In 1960, Sir Edmund Hillary borrowed a "yeti scalp" from Sherpa villagers, but on analysis it turned out to be made from a Himalayan goat.

Yet Dr Karl Schuker, a British zoologist and expert on the yeti, said there could be some truth in Messner's claims.

"There have been yeti sightings over a 2000km range of the Himalayas from Pakistan through India to Tibet and even Burma," he says. `They divide into three types: the `original' yeti is red, there is a taller giant black species and there have been a few sightings of a smaller, red sub-species.

"Messner's sightings have thrown new light on those classifications. The red species may be simply a younger yeti, which acquires black hair as it grows." A major problem in believing the existence of the yeti is that no creature can exist on its own; to avoid extinction there must be a breeding colony of at least 50, if not hundreds.

Messner believes the yeti is far from being endangered: "I estimate that there are a thousand yetis in the Himalayas."

There are, of course, still major problems to accepting the creature exists. It would need a food source; Messner claims it is carnivorous, yet there are few reports of sheep or yaks going missing.

Chris Bonington, the British mountaineer who knows Messner and the region well, does not find that a problem.

"The valleys north-east of Everest are incredibly remote, almost impossible to travel in and thickly forested," he says. "The forests would provide food and shelter as well and would account for the relatively few sightings of the creature.

"On that interpretation, the yeti would venture above the snow line only to travel from valley to valley."

Messner's mountaineering exploits have earned him a castle in the Italian Alps, where he hopes to establish a yeti museum to display his finds.

But, as ever, there is a snag: he is not showing his evidence yet. We will have to wait two years or more, until his book is published, before we can see the evidence that Messner claims to possess.

It might be bad luck for the yeti if its existence is confirmed at last. There will undoubtedly be someone unable to resist the temptation to capture one. If it exists, it will certainly be adapted, like the yak, to the thin air and great altitude of the mountains. Yaks die if brought down to sea-level; their lungs can not cope with the thicker air.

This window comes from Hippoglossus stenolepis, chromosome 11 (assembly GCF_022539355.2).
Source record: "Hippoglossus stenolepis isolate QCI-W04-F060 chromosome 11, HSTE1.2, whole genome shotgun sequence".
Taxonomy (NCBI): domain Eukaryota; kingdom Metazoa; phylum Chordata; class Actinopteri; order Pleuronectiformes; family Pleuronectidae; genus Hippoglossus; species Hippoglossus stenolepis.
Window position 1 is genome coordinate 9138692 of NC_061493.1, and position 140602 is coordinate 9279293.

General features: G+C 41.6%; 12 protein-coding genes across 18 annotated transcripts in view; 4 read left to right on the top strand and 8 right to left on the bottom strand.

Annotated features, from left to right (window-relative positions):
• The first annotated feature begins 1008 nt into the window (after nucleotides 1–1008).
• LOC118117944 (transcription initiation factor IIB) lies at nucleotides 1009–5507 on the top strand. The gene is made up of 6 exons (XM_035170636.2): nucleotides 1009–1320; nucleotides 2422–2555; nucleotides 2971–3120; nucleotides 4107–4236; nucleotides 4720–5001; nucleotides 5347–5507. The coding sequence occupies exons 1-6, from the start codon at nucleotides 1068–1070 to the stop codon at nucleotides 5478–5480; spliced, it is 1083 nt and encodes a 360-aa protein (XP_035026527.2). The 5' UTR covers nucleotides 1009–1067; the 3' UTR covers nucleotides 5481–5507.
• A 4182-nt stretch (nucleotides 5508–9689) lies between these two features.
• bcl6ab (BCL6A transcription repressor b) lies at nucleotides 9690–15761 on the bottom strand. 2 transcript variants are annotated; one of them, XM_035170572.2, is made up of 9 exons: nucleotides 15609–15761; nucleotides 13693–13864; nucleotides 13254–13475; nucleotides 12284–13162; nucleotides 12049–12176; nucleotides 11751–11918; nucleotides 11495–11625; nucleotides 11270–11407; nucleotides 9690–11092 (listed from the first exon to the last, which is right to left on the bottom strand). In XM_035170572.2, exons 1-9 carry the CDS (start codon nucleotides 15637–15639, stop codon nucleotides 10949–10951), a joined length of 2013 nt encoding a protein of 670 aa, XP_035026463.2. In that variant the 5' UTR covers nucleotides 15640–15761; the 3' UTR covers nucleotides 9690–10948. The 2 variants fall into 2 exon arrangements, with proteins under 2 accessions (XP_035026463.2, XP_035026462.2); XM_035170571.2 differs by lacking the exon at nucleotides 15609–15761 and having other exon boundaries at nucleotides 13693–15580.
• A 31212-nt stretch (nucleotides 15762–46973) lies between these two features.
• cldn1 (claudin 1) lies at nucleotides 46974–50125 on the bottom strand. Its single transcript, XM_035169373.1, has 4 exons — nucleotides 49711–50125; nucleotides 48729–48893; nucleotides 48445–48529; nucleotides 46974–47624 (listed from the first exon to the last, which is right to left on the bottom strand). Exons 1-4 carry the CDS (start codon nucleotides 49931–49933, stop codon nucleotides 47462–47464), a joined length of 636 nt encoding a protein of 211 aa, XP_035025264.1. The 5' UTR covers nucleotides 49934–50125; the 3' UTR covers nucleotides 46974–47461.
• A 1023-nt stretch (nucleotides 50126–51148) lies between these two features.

The yeti, too, might pull a last trick on us to preserve its lonely secrets.


SIZE: Height 198cm, weight around 200kg - calculated from alleged sightings and depth of possible footprints.

FOOTPRINTS: Those found have been around 35cm wide and 50cm long.

HOME: 2000km-wide area of Himalayas centred around Everest. Most sightings are in regions from 2500m-3600m and often forested.

SPEED: Local talk suggests 60kmh in bursts - which is almost twice as fast as a human sprinter.

LIFESTYLE: Said to live to about 30, feed on yaks and sheep, communicate with a whistling sound and be nocturnal.

ORIGINS: Possible survivor of Neanderthal man, who may have retreated to Central Asia 38,000 years ago.

FUR: Usually black, red when younger and bright red as a child.

CHARACTER: Not aggressive as first thought; more likely to be a gentle, shy creature.

NAME: Abominable Snowman was a mis-translation of the local word Metohkangmi, which means means "filthy snowman".

(C) 1997 Herald and Weekly Times Limited.

Credit: Paul Cropper

Comment: We can only hope that Messner's claims are genuine, because if they are he may have proof for the existence of a true bone fide cryptid. It would be the first "true" cryptid to be scientifically accepted since Heuvelmans coined the word "cryptozoology" back in the 50's. The alleged yeti skeleton is the most important of Messner's finds, and I hope very much he will let a qualified physical anthropologist examine it.